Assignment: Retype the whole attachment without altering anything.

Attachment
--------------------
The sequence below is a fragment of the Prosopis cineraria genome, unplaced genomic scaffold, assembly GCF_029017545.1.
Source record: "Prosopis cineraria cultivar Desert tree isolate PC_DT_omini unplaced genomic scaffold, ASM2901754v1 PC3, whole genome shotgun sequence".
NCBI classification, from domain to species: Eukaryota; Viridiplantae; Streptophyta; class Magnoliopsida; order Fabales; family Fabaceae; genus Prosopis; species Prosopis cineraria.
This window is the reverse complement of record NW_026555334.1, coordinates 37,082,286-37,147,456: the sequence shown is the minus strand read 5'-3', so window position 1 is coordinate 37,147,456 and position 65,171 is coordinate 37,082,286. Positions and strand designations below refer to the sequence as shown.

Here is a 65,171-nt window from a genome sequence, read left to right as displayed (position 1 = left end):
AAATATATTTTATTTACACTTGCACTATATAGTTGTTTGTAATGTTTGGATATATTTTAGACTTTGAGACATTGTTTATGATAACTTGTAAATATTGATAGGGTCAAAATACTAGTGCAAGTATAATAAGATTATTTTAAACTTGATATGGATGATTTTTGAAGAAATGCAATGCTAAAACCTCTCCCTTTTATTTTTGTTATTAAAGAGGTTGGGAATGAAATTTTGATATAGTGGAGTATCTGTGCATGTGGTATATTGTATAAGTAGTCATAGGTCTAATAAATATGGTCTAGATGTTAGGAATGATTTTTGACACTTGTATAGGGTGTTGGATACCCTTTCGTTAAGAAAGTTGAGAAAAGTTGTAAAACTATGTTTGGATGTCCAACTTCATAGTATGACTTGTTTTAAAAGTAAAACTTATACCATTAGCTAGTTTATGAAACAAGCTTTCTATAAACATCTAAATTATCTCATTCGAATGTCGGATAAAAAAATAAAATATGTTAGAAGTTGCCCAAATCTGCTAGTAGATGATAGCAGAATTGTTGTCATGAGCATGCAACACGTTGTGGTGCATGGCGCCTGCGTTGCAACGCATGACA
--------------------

The sequence below is a fragment of the Prosopis cineraria genome, unplaced genomic scaffold, assembly GCF_029017545.1.
Source record: "Prosopis cineraria cultivar Desert tree isolate PC_DT_omini unplaced genomic scaffold, ASM2901754v1 PC3, whole genome shotgun sequence".
NCBI classification, from domain to species: Eukaryota; Viridiplantae; Streptophyta; class Magnoliopsida; order Fabales; family Fabaceae; genus Prosopis; species Prosopis cineraria.
This window is the reverse complement of record NW_026555334.1, coordinates 37,082,286-37,147,456: the sequence shown is the minus strand read 5'-3', so window position 1 is coordinate 37,147,456 and position 65,171 is coordinate 37,082,286. Positions and strand designations below refer to the sequence as shown.

Here is a 65,171-nt window from a genome sequence, read left to right as displayed (position 1 = left end):
AAATATATTTTATTTACACTTGCACTATATAGTTGTTTGTAATGTTTGGATATATTTTAGACTTTGAGACATTGTTTATGATAACTTGTAAATATTGATAGGGTCAAAATACTAGTGCAAGTATAATAAGATTATTTTAAACTTGATATGGATGATTTTTGAAGAAATGCAATGCTAAAACCTCTCCCTTTTATTTTTGTTATTAAAGAGGTTGGGAATGAAATTTTGATATAGTGGAGTATCTGTGCATGTGGTATATTGTATAAGTAGTCATAGGTCTAATAAATATGGTCTAGATGTTAGGAATGATTTTTGACACTTGTATAGGGTGTTGGATACCCTTTCGTTAAGAAAGTTGAGAAAAGTTGTAAAACTATGTTTGGATGTCCAACTTCATAGTATGACTTGTTTTAAAAGTAAAACTTATACCATTAGCTAGTTTATGAAACAAGCTTTCTATAAACATCTAAATTATCTCATTCGAATGTCGGATAAAAAAATAAAATATGTTAGAAGTTGCCCAAATCTGCTAGTAGATGATAGCAGAATTGTTGTCATGAGCATGCAACACGTTGTGGTGCATGGCGCCTGCGTTGCAACGCATGACA